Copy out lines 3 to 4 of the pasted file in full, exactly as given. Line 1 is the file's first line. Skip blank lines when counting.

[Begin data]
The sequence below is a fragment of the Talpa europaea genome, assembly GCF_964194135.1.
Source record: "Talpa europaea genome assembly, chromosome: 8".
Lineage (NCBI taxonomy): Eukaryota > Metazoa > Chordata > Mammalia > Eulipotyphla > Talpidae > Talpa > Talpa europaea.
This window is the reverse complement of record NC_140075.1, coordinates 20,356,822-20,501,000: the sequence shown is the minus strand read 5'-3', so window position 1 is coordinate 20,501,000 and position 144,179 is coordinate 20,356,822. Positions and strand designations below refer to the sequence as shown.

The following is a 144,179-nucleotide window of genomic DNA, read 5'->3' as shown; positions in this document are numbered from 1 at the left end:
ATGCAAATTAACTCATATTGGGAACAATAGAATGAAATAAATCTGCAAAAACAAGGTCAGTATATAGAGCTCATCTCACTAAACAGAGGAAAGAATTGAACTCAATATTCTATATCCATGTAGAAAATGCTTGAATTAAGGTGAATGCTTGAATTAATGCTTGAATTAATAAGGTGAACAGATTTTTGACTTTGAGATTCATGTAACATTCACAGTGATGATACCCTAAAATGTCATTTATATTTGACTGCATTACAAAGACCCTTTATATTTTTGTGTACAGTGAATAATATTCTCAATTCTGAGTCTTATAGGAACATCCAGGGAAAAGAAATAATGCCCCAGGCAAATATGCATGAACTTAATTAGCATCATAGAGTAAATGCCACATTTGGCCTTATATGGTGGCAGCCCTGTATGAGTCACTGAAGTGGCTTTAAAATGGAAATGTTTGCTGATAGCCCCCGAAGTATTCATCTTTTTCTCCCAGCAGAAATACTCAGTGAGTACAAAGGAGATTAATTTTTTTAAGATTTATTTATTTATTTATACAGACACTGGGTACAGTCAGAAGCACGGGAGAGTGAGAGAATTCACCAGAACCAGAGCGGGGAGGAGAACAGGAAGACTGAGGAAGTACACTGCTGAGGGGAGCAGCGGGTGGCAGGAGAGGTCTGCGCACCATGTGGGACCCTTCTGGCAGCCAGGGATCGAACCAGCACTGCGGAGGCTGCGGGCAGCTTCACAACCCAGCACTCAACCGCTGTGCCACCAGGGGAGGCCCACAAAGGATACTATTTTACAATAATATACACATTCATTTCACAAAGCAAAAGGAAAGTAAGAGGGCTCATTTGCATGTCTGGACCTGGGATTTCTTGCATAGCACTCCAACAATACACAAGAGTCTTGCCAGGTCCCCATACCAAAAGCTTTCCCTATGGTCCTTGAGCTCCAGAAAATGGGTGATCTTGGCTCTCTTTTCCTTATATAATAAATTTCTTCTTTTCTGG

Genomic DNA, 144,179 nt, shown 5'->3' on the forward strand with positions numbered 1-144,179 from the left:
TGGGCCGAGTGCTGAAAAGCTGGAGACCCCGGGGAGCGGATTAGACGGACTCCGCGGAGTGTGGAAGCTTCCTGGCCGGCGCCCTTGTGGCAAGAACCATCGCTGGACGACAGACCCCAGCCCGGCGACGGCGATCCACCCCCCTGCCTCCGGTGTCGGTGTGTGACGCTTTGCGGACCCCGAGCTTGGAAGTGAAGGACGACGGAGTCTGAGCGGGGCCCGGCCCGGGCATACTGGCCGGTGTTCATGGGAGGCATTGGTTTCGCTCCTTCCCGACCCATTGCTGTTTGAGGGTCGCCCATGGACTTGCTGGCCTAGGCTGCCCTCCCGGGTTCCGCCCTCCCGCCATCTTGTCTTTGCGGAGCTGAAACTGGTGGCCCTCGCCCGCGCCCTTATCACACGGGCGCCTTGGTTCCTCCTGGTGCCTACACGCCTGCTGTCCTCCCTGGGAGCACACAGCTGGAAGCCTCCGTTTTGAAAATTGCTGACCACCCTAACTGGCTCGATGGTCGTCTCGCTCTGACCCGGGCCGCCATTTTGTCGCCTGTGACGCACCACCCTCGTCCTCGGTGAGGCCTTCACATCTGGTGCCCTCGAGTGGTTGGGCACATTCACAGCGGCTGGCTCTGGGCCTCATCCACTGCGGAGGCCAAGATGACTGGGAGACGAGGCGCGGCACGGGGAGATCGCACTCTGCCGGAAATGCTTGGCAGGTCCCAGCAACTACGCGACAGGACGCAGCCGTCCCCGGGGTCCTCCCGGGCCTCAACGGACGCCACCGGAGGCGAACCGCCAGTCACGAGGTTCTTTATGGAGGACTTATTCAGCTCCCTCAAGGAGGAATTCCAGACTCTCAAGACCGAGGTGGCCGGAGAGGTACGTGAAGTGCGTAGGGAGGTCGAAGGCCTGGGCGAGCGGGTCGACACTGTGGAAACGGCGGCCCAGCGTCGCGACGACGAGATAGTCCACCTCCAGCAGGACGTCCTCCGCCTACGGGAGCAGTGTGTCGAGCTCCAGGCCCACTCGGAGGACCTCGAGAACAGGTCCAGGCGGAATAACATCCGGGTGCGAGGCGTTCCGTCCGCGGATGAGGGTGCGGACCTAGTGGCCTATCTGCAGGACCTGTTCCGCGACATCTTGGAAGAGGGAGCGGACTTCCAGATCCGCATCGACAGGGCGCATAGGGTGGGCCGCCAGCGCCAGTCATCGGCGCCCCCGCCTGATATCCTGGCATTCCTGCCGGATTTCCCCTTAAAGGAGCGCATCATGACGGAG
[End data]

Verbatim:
Lineage (NCBI taxonomy): Eukaryota > Metazoa > Chordata > Mammalia > Eulipotyphla > Talpidae > Talpa > Talpa europaea.
This window is the reverse complement of record NC_140075.1, coordinates 20,356,822-20,501,000: the sequence shown is the minus strand read 5'-3', so window position 1 is coordinate 20,501,000 and position 144,179 is coordinate 20,356,822. Positions and strand designations below refer to the sequence as shown.